“Honolulu, a town of dingy habitations, having a population of some five or six thousand, a harbor frequented by a hundred foreign ships a year, besides the vessels owned there, and a dusty plain on the east …”
“… and a well watered and cultivated valley on the north and north-west, and a sprinkling of exotics, restive in its warm temperature, has long been familiar with demonstrations of puerile excitement and folly, even in the full grown-and sometimes among foreign officials.” (Hiram Bingham)
April 25, 1825, Richard Charlton arrived in the Islands to serve as the first British consul. A former sea captain and trader, he was already familiar with the islands of the Pacific and had promoted them in England for their commercial potential (he worked for the East India Company in the Pacific as early as 1821.)
Then, in October 1829, one of Charlton’s cows broke into Kaʻahumanu’s enclosure at Mānoa and began eating her crops. The Queen Regent’s konohiki (land steward) chased the errant cow out of the field and shot it. (Kashay)
“It appears that the cow had been mischievous – often – that in this instance she had been fired upon in the field – had escaped from the enclosure & was pursued and shot in the Common.”
“The consul was greatly enraged – went to the chiefs to complain & desired liberty to punish the man who had shot the cow. This permission he did not gain: but he went in pursuit of the man – found him and having thrown a rope around his neck undertook to bring him along.”
“The consul on horse back & the man on foot; the man not being able to keep up fell & the inhuman monster dragged him it is said some distance along the ground. – Mills cut the rope & thus saved him probably from being killed.” (Levi Chamberlain Journal, October 5, 1829)
“Immediately Mr. Charlton, in conjunction with the other English residents, memorialized the government on the outrage against the cow, pretending that their property and their lives were in jeopardy, and inferring that if natives dared to shoot a cow of a foreigner, they might shoot the foreigners too”.
“(T)hey therefore begged protection for their lives and property, and Mr. C, in presenting the memorial, urged ‘an immediate answer, that he might send it to his Britannic Majesty’s Secretary of State.’” (Hiram Bingham)
“This day the consul stuck up a notification – or a notification was stuck up requiring or requesting the attendance of all British subjects in the place at the office of his BM Consul. – … a petition was drawn up … signed by sixty two persons … requesting the consul to use his endeavors with the Sandwich island government to get the security of their lives & property as in consequence of recent outrages they could not look upon either as safe.” (Levi Chamberlain Journal, October 5, 1829)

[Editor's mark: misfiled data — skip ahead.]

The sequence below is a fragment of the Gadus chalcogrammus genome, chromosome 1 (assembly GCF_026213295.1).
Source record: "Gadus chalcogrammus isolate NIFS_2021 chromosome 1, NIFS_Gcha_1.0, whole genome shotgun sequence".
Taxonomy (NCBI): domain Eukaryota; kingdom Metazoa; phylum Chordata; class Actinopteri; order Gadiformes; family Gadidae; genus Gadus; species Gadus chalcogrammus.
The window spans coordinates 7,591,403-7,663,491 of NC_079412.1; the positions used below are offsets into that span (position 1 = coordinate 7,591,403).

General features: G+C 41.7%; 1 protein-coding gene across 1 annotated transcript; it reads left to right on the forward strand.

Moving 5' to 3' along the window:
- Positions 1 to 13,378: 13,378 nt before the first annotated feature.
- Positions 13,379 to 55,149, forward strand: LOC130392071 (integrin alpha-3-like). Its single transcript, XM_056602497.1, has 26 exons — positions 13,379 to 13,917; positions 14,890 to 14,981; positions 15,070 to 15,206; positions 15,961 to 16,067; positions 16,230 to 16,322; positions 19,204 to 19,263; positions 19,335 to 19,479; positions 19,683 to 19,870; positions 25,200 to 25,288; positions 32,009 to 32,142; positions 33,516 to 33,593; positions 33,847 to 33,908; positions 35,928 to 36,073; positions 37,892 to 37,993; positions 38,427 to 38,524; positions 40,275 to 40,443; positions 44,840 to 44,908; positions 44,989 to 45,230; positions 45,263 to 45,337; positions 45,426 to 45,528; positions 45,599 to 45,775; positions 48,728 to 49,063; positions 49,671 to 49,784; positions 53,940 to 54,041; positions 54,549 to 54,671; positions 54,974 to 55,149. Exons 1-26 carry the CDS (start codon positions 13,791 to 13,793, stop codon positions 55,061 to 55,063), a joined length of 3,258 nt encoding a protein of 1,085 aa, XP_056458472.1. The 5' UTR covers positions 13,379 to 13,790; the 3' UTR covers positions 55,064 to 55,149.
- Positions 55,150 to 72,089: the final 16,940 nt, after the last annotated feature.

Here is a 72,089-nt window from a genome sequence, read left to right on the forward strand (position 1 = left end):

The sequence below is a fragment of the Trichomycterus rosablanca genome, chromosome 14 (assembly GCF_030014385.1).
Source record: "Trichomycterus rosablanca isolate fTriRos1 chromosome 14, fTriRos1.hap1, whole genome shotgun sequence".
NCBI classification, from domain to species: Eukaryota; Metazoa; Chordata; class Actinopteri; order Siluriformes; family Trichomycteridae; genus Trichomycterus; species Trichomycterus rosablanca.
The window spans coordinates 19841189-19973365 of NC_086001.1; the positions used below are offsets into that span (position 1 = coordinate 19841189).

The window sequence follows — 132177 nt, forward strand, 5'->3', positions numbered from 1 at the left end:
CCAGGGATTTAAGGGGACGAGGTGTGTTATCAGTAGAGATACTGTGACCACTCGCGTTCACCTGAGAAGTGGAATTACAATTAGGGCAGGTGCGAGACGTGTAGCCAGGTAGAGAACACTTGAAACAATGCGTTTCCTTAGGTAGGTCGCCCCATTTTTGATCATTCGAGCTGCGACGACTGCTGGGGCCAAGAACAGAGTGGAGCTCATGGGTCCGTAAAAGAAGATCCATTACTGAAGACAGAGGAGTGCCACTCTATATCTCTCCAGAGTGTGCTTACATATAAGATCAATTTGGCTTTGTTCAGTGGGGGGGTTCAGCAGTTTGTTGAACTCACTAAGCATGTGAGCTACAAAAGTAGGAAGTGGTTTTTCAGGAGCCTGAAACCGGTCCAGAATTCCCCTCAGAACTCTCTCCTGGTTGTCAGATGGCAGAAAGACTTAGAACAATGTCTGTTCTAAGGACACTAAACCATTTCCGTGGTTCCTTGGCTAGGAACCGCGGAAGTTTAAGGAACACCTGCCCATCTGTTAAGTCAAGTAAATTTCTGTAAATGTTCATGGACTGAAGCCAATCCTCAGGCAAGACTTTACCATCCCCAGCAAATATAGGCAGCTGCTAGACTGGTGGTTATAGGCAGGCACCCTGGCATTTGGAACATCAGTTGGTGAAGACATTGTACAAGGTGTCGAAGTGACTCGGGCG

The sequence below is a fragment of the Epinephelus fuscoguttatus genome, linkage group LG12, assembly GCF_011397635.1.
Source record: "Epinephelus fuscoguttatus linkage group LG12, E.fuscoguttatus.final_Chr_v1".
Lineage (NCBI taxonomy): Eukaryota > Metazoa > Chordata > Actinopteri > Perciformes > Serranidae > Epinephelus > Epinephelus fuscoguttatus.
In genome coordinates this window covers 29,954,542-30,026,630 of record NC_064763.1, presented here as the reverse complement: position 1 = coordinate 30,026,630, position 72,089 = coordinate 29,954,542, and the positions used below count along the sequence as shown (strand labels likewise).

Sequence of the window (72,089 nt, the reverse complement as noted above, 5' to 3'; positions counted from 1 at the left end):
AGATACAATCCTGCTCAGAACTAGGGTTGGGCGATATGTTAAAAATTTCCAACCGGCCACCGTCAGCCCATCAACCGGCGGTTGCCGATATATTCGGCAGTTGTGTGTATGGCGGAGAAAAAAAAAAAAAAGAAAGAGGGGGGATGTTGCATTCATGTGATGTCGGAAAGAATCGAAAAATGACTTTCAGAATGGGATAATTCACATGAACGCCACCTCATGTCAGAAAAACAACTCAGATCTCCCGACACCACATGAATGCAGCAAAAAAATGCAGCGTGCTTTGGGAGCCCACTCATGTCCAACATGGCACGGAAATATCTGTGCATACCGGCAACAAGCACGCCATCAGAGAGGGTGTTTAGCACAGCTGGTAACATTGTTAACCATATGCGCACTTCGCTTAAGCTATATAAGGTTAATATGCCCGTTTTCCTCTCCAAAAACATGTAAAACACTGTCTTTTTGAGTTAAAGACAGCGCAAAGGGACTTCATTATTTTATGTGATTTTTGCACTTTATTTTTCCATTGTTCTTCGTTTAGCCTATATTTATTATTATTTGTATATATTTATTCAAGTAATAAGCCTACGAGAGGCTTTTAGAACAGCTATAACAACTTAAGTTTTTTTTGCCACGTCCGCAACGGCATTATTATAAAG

The “cow case” culminated in the “cow laws.”
“The Chiefs in council having made out an answer to the letter of the consul handed to Mr Bingham to be translated, having accomplished it, the document was handed back to Kaʻahumanu in order to get the King’s signature.” (Levi Chamberlain Journal, October 9, 1829)
“They quickly issued the following edict, offering the protection of law, and showing what was forbidden and what required in respect to all, both native and foreign. They had no secretary of state, no prime minister to be intrusted with the reply.”
“Still they drew up several articles with great explicitness, and to the point. No pistols, chains, scourges, or daggers appear, yet, considering the circumstances (embracing the time-serving policy of Boki, and the deep interest the two officials had in the result) …”
“… there is a singular combination of the s’uaviter in modo’ and ‘fortiter in re,’ and while with smooth words it shows the absurdity of the memorialists, it keenly rebukes the violence of two foreigners upon a native who deserved no violence at their hands for defending the plantation. The edict was signed by Kauikeaouli, and printed by the mission for the government.” (Bingham)
The aliʻi nui thus very pointedly asserted their authority to make laws for westerners living in their kingdom.
With the cow laws, the Sandwich Island rulers now specifically stated that English residents would be ‘protected’ by statutes that included provisions against not only adultery and fornication, but also the Englishmen’s common pastimes of gambling and drinking. (Kashay)
The Proclamation of the King of the Sandwich Islands, respecting the Treatment of Foreigners within his Territories, Oʻahu, 7th October, 1829 made by Kauikeaouli was acknowledged by the Chiefs in Council (including Kaʻahumanu, Gov. Boki, Gov. Adams Kuakini, Manuia, Kekuanaoa, Hinau, Aikanaka, Paki, Kinau, John li and James Kahuhu.)
In part, the Proclamation and laws stated, “we assent to the request of the English residents; we grant the protection of the laws; that is the sum of your petition. This, therefore, is my Proclamation, which I make known to you all, people from foreign countries”.
“This is our communication to you all, ye parents from the countries whence originate the winds; have compassion on a nation of little children, very small and young, who are yet in mental darkness; and help us to do right and follow with us, that which will be for the best good of this our country.”
“The laws of my country prohibit murder, theft, adultery, fornication, retailing ardent spirits at houses for selling spirits, amusements on the sabbath day, gambling and betting on the sabbath day, and at all times.”
“If any man shall transgress any of these laws, he is liable to the penalty,—the same for every foreigner and for the people of these islands: whoever shall violate these laws shall be punished.”
“This also I make known:—The law of the Great God of Heaven, that is, the great thing by which we shall promote peace; let all men who remain here obey it.”